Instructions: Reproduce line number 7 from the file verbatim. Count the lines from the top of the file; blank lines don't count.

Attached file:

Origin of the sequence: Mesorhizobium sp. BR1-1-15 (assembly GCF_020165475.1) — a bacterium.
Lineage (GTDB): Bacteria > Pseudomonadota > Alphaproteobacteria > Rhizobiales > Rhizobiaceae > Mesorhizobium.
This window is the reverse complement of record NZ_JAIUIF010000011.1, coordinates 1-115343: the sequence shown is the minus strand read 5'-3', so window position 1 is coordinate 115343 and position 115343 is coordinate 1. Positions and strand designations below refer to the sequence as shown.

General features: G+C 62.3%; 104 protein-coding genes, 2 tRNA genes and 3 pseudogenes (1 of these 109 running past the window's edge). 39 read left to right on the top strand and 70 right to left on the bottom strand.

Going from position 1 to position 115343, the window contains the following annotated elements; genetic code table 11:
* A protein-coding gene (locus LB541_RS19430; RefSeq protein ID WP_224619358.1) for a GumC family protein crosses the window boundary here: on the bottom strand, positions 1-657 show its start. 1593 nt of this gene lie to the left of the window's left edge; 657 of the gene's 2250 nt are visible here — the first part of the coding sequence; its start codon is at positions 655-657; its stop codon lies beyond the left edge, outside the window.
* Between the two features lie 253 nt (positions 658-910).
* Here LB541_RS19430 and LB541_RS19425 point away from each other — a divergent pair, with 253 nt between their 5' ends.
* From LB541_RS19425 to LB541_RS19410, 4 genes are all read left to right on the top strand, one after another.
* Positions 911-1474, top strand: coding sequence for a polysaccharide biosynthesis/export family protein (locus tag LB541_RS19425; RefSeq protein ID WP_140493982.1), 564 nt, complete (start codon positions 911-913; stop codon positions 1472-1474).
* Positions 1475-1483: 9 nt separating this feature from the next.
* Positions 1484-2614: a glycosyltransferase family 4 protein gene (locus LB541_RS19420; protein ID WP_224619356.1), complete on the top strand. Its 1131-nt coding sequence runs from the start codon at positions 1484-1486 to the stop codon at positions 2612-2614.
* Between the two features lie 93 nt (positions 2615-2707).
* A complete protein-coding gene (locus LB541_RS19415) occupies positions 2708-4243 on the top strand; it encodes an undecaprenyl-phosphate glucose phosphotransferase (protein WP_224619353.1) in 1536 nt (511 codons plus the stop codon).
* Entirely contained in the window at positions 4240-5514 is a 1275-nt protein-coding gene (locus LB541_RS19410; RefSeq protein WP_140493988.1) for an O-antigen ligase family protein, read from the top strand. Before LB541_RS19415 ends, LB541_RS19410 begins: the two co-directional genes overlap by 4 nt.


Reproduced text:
* Between the two features lie 253 nt (positions 658-910).